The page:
The Difference Between Worry and Anxiety

How can you tell if your poor mental health is worry or anxiety? When might you or your child need to see a mental health professional?

When does worry become anxiety? When might you or your child need to see a mental health professional?

“Worries arise on a daily basis and respond to what cognitive psychologists call “grounding statements,” explains Dr. Juli Fraga. For instance, if you’re worried about your child’s social development and a trusted professional’s reassurance helps you feel better, you’re experiencing a worry.


  • Worries arise on daily basis
  • Worries respond well to “grounding statements”
  • Speaking to a professional or trusted confidant can reassure you

“Anxiety puts the brain on another channel, so to speak, which activates the limbic system,” Dr. Fraga says. The limbic system lets the rest of your body know you’re facing extreme stress, and can make you feel physically sick. If your worry comes with signs of physical distress like an upset stomach, insomnia, racing heart, you’re most likely feeling anxious.

These feelings may also not respond to grounding statements. According to Fraga, when the body fears danger (even if the danger is not real), it’s hard to feel comforted by reassurance. Anxiety often comes with signs of physical distress: upset stomach, insomnia, and/or a racing heart. Grounding statements might make you feel worse.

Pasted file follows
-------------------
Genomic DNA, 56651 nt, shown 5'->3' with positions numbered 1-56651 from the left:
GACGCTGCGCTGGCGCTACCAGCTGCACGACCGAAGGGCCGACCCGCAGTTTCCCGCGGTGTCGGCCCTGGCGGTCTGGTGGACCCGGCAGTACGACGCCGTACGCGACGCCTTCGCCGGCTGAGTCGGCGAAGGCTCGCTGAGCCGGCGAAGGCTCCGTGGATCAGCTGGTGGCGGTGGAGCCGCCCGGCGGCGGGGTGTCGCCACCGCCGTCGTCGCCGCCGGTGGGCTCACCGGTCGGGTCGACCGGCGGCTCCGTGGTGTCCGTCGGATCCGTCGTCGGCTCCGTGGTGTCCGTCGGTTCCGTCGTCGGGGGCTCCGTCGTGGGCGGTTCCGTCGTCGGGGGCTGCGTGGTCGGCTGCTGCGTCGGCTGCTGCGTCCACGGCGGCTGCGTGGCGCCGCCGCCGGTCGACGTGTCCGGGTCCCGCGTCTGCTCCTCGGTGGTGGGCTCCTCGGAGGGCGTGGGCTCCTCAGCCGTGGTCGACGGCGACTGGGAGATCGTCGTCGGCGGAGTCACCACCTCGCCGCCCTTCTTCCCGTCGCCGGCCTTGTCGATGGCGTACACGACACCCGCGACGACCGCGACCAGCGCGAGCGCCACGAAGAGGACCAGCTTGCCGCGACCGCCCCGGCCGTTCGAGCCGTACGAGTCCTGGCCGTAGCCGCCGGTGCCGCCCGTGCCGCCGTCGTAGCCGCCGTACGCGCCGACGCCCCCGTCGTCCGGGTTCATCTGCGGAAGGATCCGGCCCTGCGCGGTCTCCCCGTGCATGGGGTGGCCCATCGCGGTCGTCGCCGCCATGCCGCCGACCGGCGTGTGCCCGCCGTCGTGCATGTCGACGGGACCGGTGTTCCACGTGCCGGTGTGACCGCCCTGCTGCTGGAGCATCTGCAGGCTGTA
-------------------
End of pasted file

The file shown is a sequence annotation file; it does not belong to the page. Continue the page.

How to manage anxiety
“In moments of anxiety, your nervous system needs to relax. Researchers say you can help yourself relax with a stimulus change,” she explains. A stimulus change, or an sensory activity that can help you soothe your anxiety, may include:

  • Pausing to take 5 minutes of quiet by yourself
  • Breathing in deeply 5 times
  • Taking a warm shower
  • Going for a walk or getting fresh air
  • Placing your hand on something ice cold
  • Receiving a tight hug from a partner or friend.

Once your body is in a more relaxed state, using psychological distancing can help you gain perspective. Psychological distancing means considering your situation with a new perspective. It can help uncover new solutions to the stresses you’re facing.

Finding a new perspective

  • Pretend a friend comes to you with the same dilemma. What advice would you give them?
  • Set a timer on your phone for 20 seconds. Repeat your worry out loud in a silly voice or sing it to the tune of Happy Birthday, or another fun song. How do you feel now?

If you’re still having trouble managing your feelings of anxiety, reach out to a mental health professional.

Cleo members can message their Cleo Guide to help find the support that’s right for their family, and prepare for these discussions.